A Day of Uncommon Ferns and Sedges

Larkspur covered the mossy rocks of Sacandaga Bluff.

On May 3, John Koenig and I went back to Rigdon to check out what I now call Sacandaga Bluff, a wonderful rocky area hidden away between the Middle Fork of the Willamette River and Sacandaga Campground. Last year, Ed Alverson had told us he found a population there of Sierra cliffbrake (Pellaea brachyptera), an unusual fern found more commonly to the south. It is one of my favorite ferns, and I’ve written about finding new spots for it in Lane County several times. I went to this spot a couple of times later year, and once earlier this year (see last report), but I still wanted to see it in its high spring bloom.

The new leaves of Sierra cliffbrake don’t turn beautiful glaucous blue until they mature. To the right is another rock fern, Indian dream (Aspidotis densa).

Woodsia scopulina could be confused at a glance with the much more common fragile fern (Cystopteris fragilis), which was also growing on the rocks here. Close up, the hairs on the woodsia distinguish them. After looking at them for a while, we realized I good way to tell them apart at a distance (handy since they are often growing on inaccessible rocks) is by the old dead fronds, which are upright and persistent in Woodsia and hanging down and often deciduous in the fragile fern.

There are a couple of very short paths that lead from the end of the campground to the bottom and top of the rocks on the east end of the bluff. We decided to take the left one, start at the bottom, and climb up the rocks to the top—it’s always easier finding a foothold on the way up, and it is easier to see plants as well. Ed had also spotted another uncommon fern there, mountain cliff fern (Woodsia scopulina), but John and I hadn’t been able to locate it last year. This year, we were successful, finding a couple on the way up and another at the other end of the bluff. I also saw some with the binoculars that were out of reach on the front of the cliff. This is the only spot I know where both of these uncommon species can be found.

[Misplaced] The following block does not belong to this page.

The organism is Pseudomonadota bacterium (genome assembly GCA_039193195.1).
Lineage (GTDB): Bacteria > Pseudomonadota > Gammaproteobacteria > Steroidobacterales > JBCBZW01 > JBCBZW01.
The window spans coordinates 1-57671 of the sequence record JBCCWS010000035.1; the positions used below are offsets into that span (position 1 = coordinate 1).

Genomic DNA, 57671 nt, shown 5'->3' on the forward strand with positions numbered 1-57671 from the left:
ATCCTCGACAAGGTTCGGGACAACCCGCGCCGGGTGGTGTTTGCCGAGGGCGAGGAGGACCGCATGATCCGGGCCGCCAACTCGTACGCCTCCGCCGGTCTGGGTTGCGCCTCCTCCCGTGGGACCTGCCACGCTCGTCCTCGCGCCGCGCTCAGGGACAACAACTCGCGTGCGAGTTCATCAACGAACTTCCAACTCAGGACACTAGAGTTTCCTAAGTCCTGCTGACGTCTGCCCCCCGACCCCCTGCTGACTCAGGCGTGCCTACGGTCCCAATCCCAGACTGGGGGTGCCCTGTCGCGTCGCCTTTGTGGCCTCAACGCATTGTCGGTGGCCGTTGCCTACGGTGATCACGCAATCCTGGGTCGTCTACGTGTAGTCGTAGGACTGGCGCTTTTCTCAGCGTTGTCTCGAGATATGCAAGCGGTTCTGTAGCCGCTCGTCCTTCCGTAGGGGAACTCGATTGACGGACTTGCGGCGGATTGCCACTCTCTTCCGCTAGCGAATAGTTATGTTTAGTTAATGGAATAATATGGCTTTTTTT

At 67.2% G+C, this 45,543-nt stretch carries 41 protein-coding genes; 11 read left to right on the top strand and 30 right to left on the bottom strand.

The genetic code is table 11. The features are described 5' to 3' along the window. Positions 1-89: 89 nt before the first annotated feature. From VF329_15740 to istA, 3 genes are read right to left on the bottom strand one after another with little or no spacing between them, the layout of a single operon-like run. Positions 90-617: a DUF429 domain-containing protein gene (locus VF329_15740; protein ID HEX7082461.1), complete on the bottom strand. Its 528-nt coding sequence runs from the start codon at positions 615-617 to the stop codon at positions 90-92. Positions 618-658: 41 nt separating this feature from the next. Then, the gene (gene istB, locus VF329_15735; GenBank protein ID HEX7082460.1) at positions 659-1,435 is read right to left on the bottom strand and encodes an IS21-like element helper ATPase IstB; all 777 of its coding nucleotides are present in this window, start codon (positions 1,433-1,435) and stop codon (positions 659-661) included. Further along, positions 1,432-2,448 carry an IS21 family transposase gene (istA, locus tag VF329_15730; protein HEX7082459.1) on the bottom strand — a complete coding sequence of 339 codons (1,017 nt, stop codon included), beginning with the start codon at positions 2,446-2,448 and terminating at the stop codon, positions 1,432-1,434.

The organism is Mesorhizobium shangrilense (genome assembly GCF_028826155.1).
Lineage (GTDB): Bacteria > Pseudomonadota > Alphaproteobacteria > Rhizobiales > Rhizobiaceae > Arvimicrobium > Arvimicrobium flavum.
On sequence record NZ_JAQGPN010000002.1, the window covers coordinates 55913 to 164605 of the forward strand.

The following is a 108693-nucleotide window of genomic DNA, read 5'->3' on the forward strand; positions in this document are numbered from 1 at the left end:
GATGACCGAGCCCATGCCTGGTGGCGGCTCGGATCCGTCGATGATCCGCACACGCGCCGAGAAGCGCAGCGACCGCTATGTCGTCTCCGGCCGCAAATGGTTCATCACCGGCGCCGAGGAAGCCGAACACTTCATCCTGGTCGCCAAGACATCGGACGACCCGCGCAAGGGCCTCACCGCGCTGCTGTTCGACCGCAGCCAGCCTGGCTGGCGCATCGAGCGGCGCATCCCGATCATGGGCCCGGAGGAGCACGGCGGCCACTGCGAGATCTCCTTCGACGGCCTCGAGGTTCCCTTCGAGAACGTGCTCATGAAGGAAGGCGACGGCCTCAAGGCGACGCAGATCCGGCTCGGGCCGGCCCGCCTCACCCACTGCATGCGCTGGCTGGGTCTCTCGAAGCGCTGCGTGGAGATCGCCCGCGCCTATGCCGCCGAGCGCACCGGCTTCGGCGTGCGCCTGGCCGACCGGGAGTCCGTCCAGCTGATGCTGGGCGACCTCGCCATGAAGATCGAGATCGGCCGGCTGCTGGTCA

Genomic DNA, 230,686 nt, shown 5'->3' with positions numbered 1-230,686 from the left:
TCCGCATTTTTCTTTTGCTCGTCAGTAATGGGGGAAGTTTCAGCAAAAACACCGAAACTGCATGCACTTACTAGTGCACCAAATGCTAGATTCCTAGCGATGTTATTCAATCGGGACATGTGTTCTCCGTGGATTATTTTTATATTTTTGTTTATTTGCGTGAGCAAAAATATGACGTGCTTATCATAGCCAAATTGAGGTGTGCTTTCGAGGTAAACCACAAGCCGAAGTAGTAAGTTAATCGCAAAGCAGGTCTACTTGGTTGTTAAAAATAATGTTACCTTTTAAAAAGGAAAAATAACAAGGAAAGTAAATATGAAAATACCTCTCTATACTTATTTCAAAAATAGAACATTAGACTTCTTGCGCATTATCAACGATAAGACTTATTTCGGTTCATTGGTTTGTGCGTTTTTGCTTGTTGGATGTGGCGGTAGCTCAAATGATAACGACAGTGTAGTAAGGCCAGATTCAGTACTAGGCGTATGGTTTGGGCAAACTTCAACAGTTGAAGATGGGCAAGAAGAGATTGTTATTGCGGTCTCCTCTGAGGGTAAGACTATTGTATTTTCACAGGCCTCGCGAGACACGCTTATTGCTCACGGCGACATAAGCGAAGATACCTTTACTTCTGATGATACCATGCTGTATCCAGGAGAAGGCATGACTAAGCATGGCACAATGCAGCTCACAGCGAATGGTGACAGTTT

The show of bright purple Menzies’ larkspur on the way up was outstanding. This part of the bluff was still moist, no doubt because it is partly shaded by the tall trees to the south. Unfortunately, the upper parts were already toasted from the unfortunate spring drought we were in the midst of. The path at the top goes through a short stretch of woods before popping out at another rocky cliff area. In that area, we saw some fresh striped coralroots (Corallorhiza striata) and fairy slippers (Calypso bulbosa).

Like the eastern side, the upper parts of the western area were pretty dried out, although the Sierra cliffbrake was still unfurling its new fronds. We climbed down the front until we got to a shadier patch where there was still some fresh California mistmaiden (Romanzoffia californica) in bloom. This is where John spotted another mountain cliff fern. On our way back, in the woods just above the open rocky area, we spotted an unusual sedge that has wiry foliage that at first looks like a rush (Juncus). It seemed vaguely familiar to me, and I wondered if it wasn’t one John and I had seen on our trip to Medicine Creek Road in the North Umpqua last year (see Terrific Day at Medicine Creek Road). It turns out it was, in fact, the same species: many-stemmed sedge (Carex multicaulis). The only other place it has been recorded in Lane County is at Grassy Glade. That’s just a mile or so southeast of this spot, making this the northernmost edge of its known range. We’ll be on the lookout for it elsewhere, as I think it is likely there is more in the Rigdon area.

We still had time for more exploring, so we decided to see what was blooming at Many Creeks Meadow. I had tried to get there on my previous trips but always ran out of time. While the drought had hit parts of the meadow, there was still plenty to see. We hit the blooming of the buckbrush (Ceanothus cuneatus) perfectly, and the Pacific houndstongue (now Adelinia grande) and fern-leaved lomatium (Lomatium dissectum) were both in bloom as well. We even found some fawn lilies (Erythronium oregonum) still flowering. We were disappointed that the buckbrush seemed to be attracting so few insects to the masses of blooms, but both moths and butterflies seemed to love the houndstongue. So did we!

The colors of this little spider mimic the black and white of northwestern sedge (Carex concinnoides). The sedge is distinctive for having 4 stamens and is found in a lot of the dry woods in the Rigdon area.

The seepy areas of Many Creeks Meadow were still moist and filled with monkeyflower (Erythranthe/Mimulus) and the buckbrush (Ceanothus cuneatus) was in full bloom.

One of my favorite seedlings is that of diamond clarkia (Clarkia rhomboidea), with its bowling pin-like cotyledons. The purple veins are apparent in both the cotyledons and the early true leaves. They continue for a while as the leaves grow, but the purple has mostly disappeared by the time the plant flowers.

From Many Creeks Meadow, we could see a brand new clearcut in the private inholding in the forest. I had been out earlier in the season when all the trucks were hauling the wood out. A dead patch of conifers among the oaks in the meadow might be casualties of the last few years of drought.

Leave a Reply

Post Categories
Notification of New Posts